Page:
The reviewers were specifically asked by the board to assess adding partisan staff, but the report concludes the LRC staff should be strengthened first and partisan staff “are not required to fulfill the kinds of services desired by legislators and legislative leaders.”
The report, however, specifically faulted the lack of performance appraisals for the LRC staff.
The board in 2010 directed that appraisals be done but it didn’t happen. Fry said Wednesday he didn’t see the point of appraisals because there wasn’t any ability to offer corresponding changes in compensation for employees.
Before accepting the LRC job in 2000, he was a division director for the state Revenue Department.
“This was great fun until about three years ago. About three years ago it stopped being fun. They see the role of the LRC in a way that I do not,” Fry said.
He said a review five or six years ago would have been helpful. “We had no idea the perceptions had reached this point. I don’t think the perception matches the reality. The quality of work is excellent,” he said.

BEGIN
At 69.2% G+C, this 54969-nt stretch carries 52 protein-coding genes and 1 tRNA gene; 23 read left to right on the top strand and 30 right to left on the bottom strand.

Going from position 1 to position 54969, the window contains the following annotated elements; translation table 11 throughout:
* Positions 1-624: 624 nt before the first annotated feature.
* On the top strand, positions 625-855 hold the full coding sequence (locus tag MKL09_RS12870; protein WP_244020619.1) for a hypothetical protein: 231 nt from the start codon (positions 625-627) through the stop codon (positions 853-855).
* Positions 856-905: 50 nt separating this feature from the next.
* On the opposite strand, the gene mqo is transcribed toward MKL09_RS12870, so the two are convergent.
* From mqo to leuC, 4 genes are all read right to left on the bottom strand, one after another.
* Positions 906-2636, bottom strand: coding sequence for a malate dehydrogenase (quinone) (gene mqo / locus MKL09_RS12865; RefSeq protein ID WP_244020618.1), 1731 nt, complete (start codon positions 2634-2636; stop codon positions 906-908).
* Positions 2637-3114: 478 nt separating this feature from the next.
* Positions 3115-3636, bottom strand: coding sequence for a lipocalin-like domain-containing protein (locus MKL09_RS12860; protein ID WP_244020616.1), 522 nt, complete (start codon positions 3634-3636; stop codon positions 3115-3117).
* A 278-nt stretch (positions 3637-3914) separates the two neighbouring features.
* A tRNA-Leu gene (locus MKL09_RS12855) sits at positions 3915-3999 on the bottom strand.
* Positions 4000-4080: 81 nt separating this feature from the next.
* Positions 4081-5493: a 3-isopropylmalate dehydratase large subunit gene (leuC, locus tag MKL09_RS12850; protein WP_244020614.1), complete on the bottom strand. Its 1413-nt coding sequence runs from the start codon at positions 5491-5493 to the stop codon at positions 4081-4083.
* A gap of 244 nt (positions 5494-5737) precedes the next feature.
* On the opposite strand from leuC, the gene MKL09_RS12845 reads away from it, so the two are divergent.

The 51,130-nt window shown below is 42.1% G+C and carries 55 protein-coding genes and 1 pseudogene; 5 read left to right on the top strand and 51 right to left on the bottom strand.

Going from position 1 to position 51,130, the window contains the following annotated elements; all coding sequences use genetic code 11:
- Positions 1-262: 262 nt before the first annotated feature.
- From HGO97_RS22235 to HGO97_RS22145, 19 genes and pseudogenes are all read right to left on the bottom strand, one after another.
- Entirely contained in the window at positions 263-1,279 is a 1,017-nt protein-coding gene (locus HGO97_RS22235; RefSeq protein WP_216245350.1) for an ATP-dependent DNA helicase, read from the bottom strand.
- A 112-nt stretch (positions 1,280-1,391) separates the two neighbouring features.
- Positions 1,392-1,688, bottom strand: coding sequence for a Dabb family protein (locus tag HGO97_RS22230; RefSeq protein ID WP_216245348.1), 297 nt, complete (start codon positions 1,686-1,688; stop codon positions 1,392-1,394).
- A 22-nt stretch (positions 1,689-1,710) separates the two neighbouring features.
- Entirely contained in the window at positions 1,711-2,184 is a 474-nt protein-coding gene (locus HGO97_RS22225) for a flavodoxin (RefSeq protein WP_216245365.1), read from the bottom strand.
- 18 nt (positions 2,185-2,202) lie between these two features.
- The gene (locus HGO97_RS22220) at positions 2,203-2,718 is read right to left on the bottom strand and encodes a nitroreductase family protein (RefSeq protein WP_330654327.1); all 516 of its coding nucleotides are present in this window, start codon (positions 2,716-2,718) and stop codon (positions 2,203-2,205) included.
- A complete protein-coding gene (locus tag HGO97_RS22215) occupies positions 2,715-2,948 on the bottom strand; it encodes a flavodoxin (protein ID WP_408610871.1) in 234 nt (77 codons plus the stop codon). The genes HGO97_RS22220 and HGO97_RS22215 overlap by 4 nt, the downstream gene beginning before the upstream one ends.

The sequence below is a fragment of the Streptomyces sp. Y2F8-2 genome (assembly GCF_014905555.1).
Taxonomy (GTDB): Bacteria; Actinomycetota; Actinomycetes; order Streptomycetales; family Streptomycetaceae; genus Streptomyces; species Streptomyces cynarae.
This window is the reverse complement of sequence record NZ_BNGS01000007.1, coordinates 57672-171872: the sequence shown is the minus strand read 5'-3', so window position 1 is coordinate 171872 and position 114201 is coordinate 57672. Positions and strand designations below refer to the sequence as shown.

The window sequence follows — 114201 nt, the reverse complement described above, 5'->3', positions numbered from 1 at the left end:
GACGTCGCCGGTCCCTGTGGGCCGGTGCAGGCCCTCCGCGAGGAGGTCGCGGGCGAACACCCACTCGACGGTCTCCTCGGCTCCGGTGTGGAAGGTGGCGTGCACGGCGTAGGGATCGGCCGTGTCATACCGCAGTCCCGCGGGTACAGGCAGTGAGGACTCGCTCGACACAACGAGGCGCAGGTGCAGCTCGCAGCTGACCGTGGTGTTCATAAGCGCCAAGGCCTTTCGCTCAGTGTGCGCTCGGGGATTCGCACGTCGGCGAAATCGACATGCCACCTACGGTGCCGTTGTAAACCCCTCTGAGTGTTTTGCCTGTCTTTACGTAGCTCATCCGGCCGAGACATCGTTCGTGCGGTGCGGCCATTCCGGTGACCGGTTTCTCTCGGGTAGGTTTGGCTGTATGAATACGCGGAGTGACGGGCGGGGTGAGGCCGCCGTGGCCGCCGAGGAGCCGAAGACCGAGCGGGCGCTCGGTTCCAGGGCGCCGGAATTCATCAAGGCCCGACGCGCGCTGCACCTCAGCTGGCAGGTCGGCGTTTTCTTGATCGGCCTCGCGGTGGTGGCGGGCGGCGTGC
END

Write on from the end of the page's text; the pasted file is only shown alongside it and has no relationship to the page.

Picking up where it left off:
“I did it (the job) consistent with my philosophy. I did it consistent with how I thought a non-partisan staff should be. They’re entitled to have a guy who does it their way,” he said.
The report’s conclusion included this analysis: “Term limits, rapidly evolving technology and other trends have impacted the legislative workplace and altered the demands and expectations that legislators have of LRC staff. Unfortunately, the LRC has not kept pace with this changing landscape and the quality and responsiveness of some of its services have suffered. The Legislature’s Executive Board and legislative leaders also have missed opportunities to set clear objectives for LRC staff and enforce accountability when LRC services and performances have not met expectations.”